Friday, March 7, 2014
Racing down Interstate 95 toward Portland, running late for the annual meeting of the Eat Local Foods Coalition, I almost pulled into McDonald's in Freeport for a drive-through lunch.
Thankfully, given my destination, it occurred to me that this might be a mortal sin.
Instead, I breezed into Micucci's, Portland's wonderfully authentic Italian market, for a large yummy Sicilian Slice -- Micucci's version of pizza. I arrived at the Eat Local Foods meeting with a clear conscience.
ELF is an umbrella coalition of groups sharing common goals: to help Maine farmers grow and market their food, to get more Maine food into retail markets, and to educate and inform consumers about healthy eating and the value of supporting local producers. The group includes organizations doing all of these things with lobstermen and commercial fishermen.
It's all about Maine. As Craig Lupine, ELF's new chairman, put it so well, the goal is, "More Maine food on more Maine tables more often."
As I sat through a couple of hours of reports from each person at the meeting, some things seemed obvious.
There is a complex web of groups, from the grass roots to the state and federal levels, and a confusing array of projects, working to achieve these goals in Maine. They have their own lingo, and their abbreviations made my head spin.
I heard about HMPs, CSFs, CSAs, CEI, food security and the mapping of something called foodsheds. (Editor's note: The acronyms stand for Healthy Maine Partnerships, Community Supported Fisheries, Community Supported Agriculture and Coastal Enterprises Inc. A foodshed is defined as a geographic area within a certain distance of the source of the foodstuff.)
The names of dozens of projects, websites and grass-roots groups flashed by, including Slow Money Maine, Farm Viability Project, Healthy Maine Partnerships, Community Food Assessment Collaborative, Community Food Matters, Food Corps, By Land & By Sea, Lobsters on the Fly, Portland's Permaculture Group, and the Maine Hunger Coalition and Policy Group.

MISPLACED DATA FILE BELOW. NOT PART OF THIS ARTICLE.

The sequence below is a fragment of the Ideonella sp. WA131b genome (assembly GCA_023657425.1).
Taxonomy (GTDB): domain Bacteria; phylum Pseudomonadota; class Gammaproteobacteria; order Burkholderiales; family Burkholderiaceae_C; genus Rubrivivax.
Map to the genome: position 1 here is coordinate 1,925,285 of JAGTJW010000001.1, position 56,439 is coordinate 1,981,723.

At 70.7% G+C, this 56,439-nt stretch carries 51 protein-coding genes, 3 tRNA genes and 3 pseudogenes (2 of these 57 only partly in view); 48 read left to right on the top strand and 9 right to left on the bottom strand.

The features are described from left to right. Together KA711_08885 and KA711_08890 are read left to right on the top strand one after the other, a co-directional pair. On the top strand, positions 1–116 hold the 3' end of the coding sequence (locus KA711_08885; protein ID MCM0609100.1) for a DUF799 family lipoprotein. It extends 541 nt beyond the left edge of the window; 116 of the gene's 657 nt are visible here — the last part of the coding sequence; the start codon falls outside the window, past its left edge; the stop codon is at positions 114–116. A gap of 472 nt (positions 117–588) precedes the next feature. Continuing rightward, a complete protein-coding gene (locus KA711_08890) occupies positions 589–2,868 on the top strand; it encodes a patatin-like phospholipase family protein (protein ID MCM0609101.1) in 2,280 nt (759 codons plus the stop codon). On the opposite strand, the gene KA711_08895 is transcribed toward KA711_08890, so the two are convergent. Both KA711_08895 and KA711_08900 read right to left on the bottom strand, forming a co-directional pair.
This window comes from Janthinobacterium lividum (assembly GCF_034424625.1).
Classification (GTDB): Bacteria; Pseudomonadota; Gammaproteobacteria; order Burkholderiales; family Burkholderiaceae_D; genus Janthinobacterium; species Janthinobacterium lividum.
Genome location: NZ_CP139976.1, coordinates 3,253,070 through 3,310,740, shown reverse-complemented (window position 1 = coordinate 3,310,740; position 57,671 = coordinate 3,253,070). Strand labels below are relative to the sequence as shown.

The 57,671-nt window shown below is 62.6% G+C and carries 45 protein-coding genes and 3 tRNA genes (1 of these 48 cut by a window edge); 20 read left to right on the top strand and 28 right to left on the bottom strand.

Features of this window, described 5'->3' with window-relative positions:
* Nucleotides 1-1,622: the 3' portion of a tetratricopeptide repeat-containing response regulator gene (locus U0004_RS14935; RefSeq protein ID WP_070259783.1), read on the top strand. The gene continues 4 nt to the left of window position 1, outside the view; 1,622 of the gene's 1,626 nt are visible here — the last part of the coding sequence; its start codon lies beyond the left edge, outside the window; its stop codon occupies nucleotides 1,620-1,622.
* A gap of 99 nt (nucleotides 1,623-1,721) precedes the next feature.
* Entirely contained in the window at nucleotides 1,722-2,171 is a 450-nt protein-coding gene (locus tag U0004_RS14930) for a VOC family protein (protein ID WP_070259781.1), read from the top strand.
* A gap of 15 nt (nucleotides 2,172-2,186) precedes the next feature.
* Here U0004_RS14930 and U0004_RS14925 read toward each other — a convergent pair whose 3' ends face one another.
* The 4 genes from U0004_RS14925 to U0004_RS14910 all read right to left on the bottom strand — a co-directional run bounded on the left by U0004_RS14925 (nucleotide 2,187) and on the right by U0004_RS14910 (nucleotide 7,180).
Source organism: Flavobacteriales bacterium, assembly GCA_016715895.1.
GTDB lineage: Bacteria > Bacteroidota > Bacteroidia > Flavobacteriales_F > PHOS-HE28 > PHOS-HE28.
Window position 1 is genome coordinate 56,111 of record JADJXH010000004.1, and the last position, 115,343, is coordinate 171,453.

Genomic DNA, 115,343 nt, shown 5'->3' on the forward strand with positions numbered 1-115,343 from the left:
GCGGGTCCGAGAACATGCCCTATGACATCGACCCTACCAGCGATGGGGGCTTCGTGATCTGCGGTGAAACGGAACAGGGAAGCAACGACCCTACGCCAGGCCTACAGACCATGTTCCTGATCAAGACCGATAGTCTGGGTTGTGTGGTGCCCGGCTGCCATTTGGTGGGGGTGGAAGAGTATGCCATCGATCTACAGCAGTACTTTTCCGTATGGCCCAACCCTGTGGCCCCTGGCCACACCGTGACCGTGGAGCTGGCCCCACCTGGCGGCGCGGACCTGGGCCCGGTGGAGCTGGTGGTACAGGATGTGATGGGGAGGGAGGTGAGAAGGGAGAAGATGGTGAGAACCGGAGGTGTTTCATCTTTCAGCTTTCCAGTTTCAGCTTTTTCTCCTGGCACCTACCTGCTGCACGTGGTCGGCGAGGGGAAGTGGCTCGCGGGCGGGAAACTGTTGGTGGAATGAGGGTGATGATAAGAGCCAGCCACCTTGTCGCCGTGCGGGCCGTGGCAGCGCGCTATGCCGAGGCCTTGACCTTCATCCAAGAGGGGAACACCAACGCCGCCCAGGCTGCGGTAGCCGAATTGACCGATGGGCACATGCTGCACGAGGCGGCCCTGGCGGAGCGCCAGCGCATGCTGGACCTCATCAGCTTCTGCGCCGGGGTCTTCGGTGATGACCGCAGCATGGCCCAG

Who knew that Maine even had a food policy? We do.
I heard a few familiar names of sponsoring and participating organizations, including the Island Institute, Maine Organic Farmers and Gardeners Association, Maine Farmland Trust, Maine Council or Churches and Good Shepherd Food Bank.
And John Harker was there representing Maine's Department of Agriculture.
What I didn't hear was the name of a single statewide major agricultural group. No Maine Farm Bureau. No Maine Potato Board. No Maine Dairy Association. The state's major food producers are apparently not a part of this Eat Local Foods initiative. Of course, they play on a bigger stage and have plenty of clout, but it would be encouraging to see them reaching out to help the small guys.
And someone, somehow, needs to pull this complexity of projects into a coherent whole, so we can move forward efficiently and effectively to put more Maine food on our tables.
I learned about wonderful websites that can help you find markets close to your home to purchase whatever you seek. But no one is using them.
I heard about a fascinating project that doubles the value of federal food coupons at some farmer's markets. But customers still say they can buy cheaper food at Wal-Mart.
No one seemed to be working on my pet peeve -- the roadblocks Maine puts up that make it hard for small home-based food products businesses. But Russ Libby, my friend and neighbor and the longtime leader of MOFGA, said Maine is actually one of the easiest states for home producers. Many states prohibit it entirely.
And I learned about some exciting initiatives from a new grain mill in Skowhegan to the Good Shepherd's purchase of 350,000 pounds of produce from 15 Maine farms in 2010.
The most encouraging thing I heard at the meeting also came from Libby, who once told me that if each of us would spend just $10 of our weekly food budget on locally produced food, the economic impact would be staggering.
Well, we're doing it. Libby reported a recent poll found that half of Maine's families spending $10 or more per week purchasing local produce.
Libby also said that some major Maine supermarkets are doing a good job of working with local farmers, particularly Hannaford, which allows farmers to deliver directly to their closest supermarket.
Linda and I recently noticed many Maine products featured at Whole Foods in Portland, and Libby agreed this is another supermarket that works well with local producers, even allowing them to set up a farmer's market outside the store during the summer.
Volunteers do much of this work, with little or no money, but with demonstrated and significant accomplishments all over the state. You can help.
Eat local. Eat often.
George Smith is a writer and TV talk show host. He can be reached at 34 Blake Hill Road, Mount Vernon 04352, or georgesmith maine @gmail.com. YRead more of Smith's writings at www.georgesmithmaine.com.